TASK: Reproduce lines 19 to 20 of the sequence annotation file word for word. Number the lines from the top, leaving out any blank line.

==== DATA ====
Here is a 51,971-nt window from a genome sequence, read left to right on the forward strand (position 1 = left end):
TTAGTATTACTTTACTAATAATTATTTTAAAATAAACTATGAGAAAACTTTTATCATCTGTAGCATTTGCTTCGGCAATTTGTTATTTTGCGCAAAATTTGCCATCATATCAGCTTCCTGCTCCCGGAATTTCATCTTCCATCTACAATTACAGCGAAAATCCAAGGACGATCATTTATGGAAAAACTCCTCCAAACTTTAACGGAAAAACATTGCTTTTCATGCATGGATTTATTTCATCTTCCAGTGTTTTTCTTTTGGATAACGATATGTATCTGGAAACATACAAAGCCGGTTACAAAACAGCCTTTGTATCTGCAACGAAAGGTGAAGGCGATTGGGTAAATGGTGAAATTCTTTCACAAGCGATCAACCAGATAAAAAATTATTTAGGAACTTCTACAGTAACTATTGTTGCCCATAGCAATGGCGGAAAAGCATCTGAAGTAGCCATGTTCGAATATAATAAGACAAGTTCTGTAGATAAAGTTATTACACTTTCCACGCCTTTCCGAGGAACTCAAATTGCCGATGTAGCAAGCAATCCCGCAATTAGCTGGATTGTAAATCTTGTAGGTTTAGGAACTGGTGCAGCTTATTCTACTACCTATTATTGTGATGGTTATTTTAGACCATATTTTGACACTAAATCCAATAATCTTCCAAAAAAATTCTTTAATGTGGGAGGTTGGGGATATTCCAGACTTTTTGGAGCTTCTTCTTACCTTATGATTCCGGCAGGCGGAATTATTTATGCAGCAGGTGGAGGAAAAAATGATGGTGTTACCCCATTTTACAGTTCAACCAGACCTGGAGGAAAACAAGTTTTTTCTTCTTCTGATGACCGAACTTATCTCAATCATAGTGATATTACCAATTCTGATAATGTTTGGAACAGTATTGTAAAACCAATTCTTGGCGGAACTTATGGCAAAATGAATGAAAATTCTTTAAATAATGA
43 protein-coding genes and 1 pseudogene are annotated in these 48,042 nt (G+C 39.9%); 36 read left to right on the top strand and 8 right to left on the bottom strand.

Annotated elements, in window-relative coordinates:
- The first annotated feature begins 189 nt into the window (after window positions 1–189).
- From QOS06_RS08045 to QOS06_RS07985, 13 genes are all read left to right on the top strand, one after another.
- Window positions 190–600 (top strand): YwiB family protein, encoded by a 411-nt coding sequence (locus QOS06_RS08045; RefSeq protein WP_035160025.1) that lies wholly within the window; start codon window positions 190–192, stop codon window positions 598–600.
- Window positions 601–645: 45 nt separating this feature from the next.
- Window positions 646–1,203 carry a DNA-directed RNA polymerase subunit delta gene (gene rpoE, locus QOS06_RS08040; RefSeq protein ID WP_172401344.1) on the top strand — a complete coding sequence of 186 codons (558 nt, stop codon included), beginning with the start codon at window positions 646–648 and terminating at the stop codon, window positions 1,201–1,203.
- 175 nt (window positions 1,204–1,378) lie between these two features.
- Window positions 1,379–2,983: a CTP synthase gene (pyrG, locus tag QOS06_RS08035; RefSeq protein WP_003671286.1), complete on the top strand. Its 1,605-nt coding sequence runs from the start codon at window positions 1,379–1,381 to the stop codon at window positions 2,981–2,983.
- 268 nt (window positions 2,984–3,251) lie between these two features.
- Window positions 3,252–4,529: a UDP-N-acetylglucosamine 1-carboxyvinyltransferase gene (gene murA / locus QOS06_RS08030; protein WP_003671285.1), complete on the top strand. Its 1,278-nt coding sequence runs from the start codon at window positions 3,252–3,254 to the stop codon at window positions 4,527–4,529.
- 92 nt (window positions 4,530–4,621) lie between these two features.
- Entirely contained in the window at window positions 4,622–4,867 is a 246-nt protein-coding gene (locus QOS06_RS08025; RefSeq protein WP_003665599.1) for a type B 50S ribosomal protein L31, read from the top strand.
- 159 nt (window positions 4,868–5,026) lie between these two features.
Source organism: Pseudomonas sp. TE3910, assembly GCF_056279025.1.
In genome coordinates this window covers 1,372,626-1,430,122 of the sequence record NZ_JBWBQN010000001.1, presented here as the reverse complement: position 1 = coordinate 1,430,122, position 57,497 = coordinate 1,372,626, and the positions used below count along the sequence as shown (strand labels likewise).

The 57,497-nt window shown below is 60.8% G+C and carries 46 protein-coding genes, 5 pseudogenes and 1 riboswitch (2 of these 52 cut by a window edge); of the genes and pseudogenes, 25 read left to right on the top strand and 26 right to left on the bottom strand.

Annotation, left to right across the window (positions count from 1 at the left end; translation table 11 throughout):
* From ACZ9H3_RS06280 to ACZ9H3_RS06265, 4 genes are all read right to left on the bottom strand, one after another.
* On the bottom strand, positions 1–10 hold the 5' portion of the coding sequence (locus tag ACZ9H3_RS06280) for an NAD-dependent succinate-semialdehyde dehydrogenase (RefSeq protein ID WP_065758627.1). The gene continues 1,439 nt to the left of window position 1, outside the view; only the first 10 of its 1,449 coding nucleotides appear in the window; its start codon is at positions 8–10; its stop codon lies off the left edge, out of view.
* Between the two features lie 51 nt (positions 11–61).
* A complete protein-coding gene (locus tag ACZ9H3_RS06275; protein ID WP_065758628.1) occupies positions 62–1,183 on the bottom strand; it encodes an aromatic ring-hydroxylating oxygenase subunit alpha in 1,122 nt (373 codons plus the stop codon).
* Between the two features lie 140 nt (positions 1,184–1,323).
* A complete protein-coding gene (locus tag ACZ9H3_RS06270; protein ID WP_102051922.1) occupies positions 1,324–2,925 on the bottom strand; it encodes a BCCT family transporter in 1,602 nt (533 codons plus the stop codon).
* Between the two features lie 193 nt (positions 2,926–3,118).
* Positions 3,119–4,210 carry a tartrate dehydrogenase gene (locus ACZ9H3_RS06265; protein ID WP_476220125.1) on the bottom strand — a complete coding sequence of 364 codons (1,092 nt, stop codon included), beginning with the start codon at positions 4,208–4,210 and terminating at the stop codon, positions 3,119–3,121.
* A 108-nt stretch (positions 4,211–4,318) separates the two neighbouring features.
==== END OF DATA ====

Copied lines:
The 57,497-nt window shown below is 60.8% G+C and carries 46 protein-coding genes, 5 pseudogenes and 1 riboswitch (2 of these 52 cut by a window edge); of the genes and pseudogenes, 25 read left to right on the top strand and 26 right to left on the bottom strand.

Annotation, left to right across the window (positions count from 1 at the left end; translation table 11 throughout):